A MEMORIAL DAY COMMEMORATION FOR VICTIMS OF WAR: Hearing the Voiceless: Refugees at Home and Abroad. Speaker: Manzoor Cheema, co-founder of Movement to End Racism and Islamophobia. Proclamations from Chapel Hill Mayor Pam Hemminger.and Carrboro Mayor Lydia Lavelle, songs for peace and justice by the Raging Grannies. Danny Gotham. 2 – 3:30 p.m., Monday, May 30, Extraordinary Ventures, 200 S. Elliott Rd, Chapel Hill. Sponsored by Orange County Peace Coalition, 919-929-3316, 919-419-1261.
ONGOING VIGILS FOR JUSTICE AND PEACE: Raleigh: Stop the Arms Race and Build a Culture of Peace Vigil, 1st Wednesday of every month, Noon to 1 PM, Century Post Office on Fayetteville St (919-782-0667); Raleigh: End the death penalty (PFADP, AI-USA, NC-ACLU), 5 - 6 PM, Mondays, Central Prison, corner of Hunt Dr and Western Blvd (919-779-1912); Chapel Hill: 5-6 PM EDT [4:30 - 5:30 PM EST], Fridays, corner of Elliott Rd and East Franklin St; bring your sign(s) to show your concern or take one from collection (919-942-2535)."

Tuesday, May 10, 2016

Democracy Spring March & Rally in Raleigh and other events

Democracy Spring March & Rally

This is part of the Democracy Spring movement that organized the march from the Liberty Bell in Philadelphia to the US Capitol, followed by 8 days of civil disobedience in April (see ).  There will be a march and rally at the NC Capitol (1 East Edenton Street, Raleigh) starting at noon, Saturday, May 14th.  [This is an unpermitted march, but the organizers say people on sidewalks should be fine, and they will document interactions with police and have created a fund to help anyone who is arrested.]  From the Facebook event ( ):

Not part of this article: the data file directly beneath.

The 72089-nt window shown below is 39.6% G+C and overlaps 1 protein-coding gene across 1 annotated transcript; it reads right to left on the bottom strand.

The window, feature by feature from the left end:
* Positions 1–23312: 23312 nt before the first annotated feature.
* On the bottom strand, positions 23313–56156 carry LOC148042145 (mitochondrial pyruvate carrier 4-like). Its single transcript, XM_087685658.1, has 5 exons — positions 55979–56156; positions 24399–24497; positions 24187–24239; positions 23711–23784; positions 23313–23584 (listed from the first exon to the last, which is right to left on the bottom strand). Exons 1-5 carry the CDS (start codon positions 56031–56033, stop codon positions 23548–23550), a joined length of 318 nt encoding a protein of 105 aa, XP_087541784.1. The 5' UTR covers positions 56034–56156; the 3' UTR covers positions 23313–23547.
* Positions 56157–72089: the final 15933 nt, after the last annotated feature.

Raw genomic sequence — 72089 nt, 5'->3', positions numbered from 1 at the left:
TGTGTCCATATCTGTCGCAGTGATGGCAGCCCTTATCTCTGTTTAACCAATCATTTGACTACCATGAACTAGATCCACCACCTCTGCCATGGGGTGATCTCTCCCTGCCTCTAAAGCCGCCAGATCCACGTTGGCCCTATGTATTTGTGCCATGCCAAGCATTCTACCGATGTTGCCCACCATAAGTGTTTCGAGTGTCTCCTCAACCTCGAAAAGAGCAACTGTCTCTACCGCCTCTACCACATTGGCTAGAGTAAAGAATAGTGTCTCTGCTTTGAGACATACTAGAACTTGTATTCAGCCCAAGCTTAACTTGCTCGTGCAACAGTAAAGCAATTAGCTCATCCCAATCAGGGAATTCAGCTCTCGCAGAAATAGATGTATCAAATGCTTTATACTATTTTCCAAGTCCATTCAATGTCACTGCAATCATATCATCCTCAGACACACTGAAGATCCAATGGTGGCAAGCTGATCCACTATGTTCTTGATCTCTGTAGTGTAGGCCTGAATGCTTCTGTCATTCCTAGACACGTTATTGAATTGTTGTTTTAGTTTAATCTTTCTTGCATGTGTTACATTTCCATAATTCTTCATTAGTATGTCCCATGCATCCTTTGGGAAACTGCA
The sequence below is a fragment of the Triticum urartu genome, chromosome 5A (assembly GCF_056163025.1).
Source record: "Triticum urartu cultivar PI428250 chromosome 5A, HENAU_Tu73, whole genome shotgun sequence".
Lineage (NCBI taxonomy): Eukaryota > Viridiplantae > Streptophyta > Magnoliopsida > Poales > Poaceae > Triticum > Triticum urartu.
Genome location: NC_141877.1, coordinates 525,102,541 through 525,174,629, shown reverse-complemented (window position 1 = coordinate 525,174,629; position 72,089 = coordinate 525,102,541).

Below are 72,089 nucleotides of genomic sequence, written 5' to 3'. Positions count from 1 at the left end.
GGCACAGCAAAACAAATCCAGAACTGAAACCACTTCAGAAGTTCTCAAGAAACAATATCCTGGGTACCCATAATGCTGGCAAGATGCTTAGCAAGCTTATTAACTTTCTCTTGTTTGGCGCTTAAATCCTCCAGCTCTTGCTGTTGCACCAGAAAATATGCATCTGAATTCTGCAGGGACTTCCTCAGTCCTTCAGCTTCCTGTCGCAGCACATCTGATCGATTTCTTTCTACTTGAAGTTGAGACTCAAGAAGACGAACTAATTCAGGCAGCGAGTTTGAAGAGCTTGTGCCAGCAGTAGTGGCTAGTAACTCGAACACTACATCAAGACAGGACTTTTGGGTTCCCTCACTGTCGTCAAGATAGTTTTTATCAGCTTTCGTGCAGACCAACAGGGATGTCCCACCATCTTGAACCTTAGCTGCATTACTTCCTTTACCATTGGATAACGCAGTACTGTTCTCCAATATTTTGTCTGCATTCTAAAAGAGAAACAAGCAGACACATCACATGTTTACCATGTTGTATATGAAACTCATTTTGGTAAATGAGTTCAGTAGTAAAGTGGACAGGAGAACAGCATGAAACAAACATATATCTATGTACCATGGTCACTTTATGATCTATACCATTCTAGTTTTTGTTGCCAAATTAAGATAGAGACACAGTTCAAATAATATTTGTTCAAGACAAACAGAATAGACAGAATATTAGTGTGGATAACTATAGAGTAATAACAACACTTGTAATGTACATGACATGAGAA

"This is a POLITICAL REVOLUTION! WE ARE THE PEOPLE OF THIS REVOLUTION! Rise up! Get loud! Push back! Start demanding the WHOLE LOAF instead of just CRUMBS! MAY 14th…. Beginning at NOON at the State Capital in Raleigh, NC. We MARCH! I want to see you all there! I want you to wake others who have been asleep too long! Please share this with EVERYONE, EVERYWHERE!! #democracyspring #democracyspringnc #democracyawakening #riseup
In solidarity with #nuitdebout "

[9th Annual Pollinator Day in Pittsboro

This celebration of honey bees and other vital pollinators will be May 14th, 9am-1pm at Chatham Mills (480 Hillsboro Street, Pittsboro), whether it rains or not.  This is organized by the Chatham County Center of the NC Cooperative Extension Service, Chatham County Bee Keepers' Association, and sponsors, and there will be beekeeping, mead making, and cooking demonstrations; beeswax candle making; a tour of Chatham Mill's pollinator garden featuring more than 180, mostly native perennials; plant giveaways; and other events.  For the schedule, see .]